Glittiz is right that there was a Marxist ufology in the 1960s, but I think he is entirely too cheery in assuming that it was due to Soviet and communist love of science and a desire to find space comrades. The fact is that the Soviet Union produced most of its ancient astronaut material for Western consumption, published in English-language and French-language Western-facing magazines like Sputnik, even after the government began to crack down on the idea internally in the late 1960s. The Soviets carefully seeded the West with ancient astronaut material, providing “scientific” articles about ancient astronauts to writers like Kolosimo, Robert Charroux, and Erich von Däniken—who even traveled to Moscow to receive Soviet propaganda, despite being an ardent anti-socialist. These men happily cited Soviet scientists as allegedly credible alternatives to Western scholarship.
This brings me to what is perhaps the most important point: There are many leftists, liberals, Democrats, Marxists, and communists among the ranks of ufologists, ancient astronaut theorists, and believers. We could make a long list of them: Giorgio Tsoukalos of Ancient Aliens is an avowed liberal, and John Podesta, Hillary Clinton, and Harry Reid, who funded the Pentagon’s UFO program, are all Democrats. Kolosimo was a communist. Louis Pauwels and Jacques Bergier were socialists. Dozens of celebrities have embraced Ancient Aliens.
Ufology, as a field, was once populated by younger men, who grew older and more conservative over time. Similarly, there is no one political orientation for an ancient astronaut theorist.
But that doesn’t change the fact that the ancient astronaut theory is structurally conservative, with a small “c.”
I will use an example to help illustrate this. In my 2008 book Knowing Fear, I explain that the horror genre is structurally conservative. The premise of a horror story centers on the violation of the status quo and an effort to restore that status quo ante, thus going back to the way things were before the disruption. The element that violates the status quo, by definition, represents change, and therefore its suppression is an expression of the conservative desire to resist change. More often than not, this takes the form of the narrative “punishing” liberal behaviors, especially those revolving around sex and substances, or “punishing” efforts to discover new knowledge. Tradition and conformity are rewarded in the typical horror narrative.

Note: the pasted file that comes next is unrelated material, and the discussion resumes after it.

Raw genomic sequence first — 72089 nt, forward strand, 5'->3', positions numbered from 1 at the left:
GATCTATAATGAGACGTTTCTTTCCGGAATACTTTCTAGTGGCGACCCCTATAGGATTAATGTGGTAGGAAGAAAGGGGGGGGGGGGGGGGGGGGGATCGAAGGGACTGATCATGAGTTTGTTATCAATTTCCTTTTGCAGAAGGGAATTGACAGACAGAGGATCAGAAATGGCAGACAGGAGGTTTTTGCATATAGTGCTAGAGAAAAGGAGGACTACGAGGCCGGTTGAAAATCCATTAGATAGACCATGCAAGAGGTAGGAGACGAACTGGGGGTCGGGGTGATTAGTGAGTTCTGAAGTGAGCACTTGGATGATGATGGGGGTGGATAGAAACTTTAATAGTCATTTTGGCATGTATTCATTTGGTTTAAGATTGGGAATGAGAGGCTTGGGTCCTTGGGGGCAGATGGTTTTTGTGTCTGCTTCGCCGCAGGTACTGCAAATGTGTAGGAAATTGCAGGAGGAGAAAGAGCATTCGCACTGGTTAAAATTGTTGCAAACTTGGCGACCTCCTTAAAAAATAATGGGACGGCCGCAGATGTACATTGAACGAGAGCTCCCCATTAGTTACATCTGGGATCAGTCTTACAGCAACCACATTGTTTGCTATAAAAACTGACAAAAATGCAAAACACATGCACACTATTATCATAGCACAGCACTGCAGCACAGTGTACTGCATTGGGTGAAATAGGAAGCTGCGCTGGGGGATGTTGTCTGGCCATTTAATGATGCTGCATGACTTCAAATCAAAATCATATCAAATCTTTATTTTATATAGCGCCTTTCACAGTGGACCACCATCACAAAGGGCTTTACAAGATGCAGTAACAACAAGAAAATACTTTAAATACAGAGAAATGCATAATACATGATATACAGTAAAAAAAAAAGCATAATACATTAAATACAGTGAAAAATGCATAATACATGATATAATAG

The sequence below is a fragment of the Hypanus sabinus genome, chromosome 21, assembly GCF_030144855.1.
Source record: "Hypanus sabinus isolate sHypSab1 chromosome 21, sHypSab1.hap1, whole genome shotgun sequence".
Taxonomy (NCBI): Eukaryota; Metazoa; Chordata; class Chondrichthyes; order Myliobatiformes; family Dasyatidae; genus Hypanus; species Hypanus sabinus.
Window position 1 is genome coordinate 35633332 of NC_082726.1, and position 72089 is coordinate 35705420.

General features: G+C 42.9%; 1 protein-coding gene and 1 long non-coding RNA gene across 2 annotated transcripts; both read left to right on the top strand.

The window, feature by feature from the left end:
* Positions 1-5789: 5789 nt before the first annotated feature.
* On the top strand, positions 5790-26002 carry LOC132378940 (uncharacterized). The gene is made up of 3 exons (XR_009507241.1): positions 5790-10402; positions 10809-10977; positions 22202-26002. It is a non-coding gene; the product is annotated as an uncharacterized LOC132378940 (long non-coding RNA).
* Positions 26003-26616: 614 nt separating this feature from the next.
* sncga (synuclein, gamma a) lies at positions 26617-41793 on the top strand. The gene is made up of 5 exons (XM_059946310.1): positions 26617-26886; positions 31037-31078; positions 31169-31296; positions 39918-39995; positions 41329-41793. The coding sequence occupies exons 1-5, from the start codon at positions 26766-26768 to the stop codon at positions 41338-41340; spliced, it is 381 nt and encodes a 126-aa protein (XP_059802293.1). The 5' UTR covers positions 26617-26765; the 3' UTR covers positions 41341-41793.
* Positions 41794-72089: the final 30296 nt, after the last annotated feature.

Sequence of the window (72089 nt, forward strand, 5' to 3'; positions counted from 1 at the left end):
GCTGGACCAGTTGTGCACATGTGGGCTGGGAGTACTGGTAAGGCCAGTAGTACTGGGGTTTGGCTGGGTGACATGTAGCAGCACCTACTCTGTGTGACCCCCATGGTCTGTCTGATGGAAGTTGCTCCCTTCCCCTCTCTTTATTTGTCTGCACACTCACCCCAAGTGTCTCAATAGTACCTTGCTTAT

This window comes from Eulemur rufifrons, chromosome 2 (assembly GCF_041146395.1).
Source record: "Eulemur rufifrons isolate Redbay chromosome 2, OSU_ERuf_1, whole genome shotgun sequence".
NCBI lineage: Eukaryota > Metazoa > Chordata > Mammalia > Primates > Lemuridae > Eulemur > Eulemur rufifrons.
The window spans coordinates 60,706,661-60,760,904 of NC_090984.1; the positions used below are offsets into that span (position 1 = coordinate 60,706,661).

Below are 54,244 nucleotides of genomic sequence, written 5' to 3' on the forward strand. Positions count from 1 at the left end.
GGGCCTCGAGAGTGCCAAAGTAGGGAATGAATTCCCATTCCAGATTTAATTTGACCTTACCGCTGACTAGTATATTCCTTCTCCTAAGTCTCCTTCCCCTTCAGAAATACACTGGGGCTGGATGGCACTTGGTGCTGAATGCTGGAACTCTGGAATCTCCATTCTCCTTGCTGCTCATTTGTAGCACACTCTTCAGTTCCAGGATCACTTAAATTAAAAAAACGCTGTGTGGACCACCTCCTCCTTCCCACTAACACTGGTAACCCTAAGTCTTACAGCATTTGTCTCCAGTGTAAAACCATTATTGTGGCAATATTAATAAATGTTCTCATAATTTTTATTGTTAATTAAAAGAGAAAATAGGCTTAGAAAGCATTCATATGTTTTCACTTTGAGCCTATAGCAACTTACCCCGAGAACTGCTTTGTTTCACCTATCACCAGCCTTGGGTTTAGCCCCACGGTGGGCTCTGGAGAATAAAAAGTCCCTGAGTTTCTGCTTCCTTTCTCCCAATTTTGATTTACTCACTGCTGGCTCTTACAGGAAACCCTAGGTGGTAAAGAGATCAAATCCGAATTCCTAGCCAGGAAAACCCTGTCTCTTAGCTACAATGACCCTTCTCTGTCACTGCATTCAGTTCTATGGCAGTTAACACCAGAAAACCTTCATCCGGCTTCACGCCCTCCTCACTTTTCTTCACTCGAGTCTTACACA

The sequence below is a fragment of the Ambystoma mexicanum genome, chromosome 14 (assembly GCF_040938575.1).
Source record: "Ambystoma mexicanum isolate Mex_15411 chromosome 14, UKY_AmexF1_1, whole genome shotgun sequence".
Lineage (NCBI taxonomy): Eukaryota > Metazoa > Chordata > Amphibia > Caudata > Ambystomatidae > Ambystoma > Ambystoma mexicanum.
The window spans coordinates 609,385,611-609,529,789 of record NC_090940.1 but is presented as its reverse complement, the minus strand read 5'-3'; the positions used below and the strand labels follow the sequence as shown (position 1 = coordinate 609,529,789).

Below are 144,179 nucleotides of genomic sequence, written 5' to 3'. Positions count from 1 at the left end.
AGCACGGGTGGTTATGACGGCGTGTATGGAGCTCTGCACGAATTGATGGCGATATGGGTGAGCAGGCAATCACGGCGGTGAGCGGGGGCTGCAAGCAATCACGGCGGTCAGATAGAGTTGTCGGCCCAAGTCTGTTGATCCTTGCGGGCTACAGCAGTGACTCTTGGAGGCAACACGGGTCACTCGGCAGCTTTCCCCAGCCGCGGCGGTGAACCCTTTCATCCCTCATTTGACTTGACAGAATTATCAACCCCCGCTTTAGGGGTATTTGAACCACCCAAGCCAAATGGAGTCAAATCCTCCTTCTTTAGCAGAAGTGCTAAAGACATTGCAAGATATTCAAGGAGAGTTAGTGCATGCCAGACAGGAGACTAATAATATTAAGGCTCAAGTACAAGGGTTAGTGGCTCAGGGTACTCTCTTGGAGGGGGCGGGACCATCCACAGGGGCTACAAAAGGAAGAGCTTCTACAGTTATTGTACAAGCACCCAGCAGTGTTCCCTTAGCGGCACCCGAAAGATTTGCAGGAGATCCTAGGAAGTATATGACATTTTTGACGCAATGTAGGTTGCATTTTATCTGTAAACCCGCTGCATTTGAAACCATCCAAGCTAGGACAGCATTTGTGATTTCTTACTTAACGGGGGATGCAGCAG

There are of course exceptions. Get Out was an explicitly liberal horror movie, though it accomplished this by differentiating between small-c conservatism (keeping things the way they are) and capital-C Conservatism, the political ideology increasingly associated with white revanchism.
But the structural conservatism of horror doesn’t prevent the genre from being populated by decidedly liberal writers, like Stephen King, or from it being enjoyed by audiences that are primarily young and often liberal.
Similarly, ufology is a field that, on cable TV at least, attracts a young and liberal audience to messages that are produced, increasingly, by old, white conservatives. The ancient astronaut theory is structurally conservative because it reinforces traditional hierarchies under the grace of semi-divine aliens, asks us to view traditions and myths just as literally as our ancestors did, and attempts to reinvigorate the emotional and spiritual power of ancient traditions.
In both the ancient astronaut and horror fields, we see the result of structural conservatism manifest in a tendency toward racism—ancient astronaut theories denigrate the accomplishments of native peoples, while horror films are infamous for killing off the black character first—and an implicit acceptance of the idea that things were better / stronger / faster / more advanced in the past, which is in this conception the source and font of all tradition and power.
I am an author and researcher focusing on pop culture, science, and history. Bylines: New Republic, Slate, etc. There's more about me in the About Jason tab.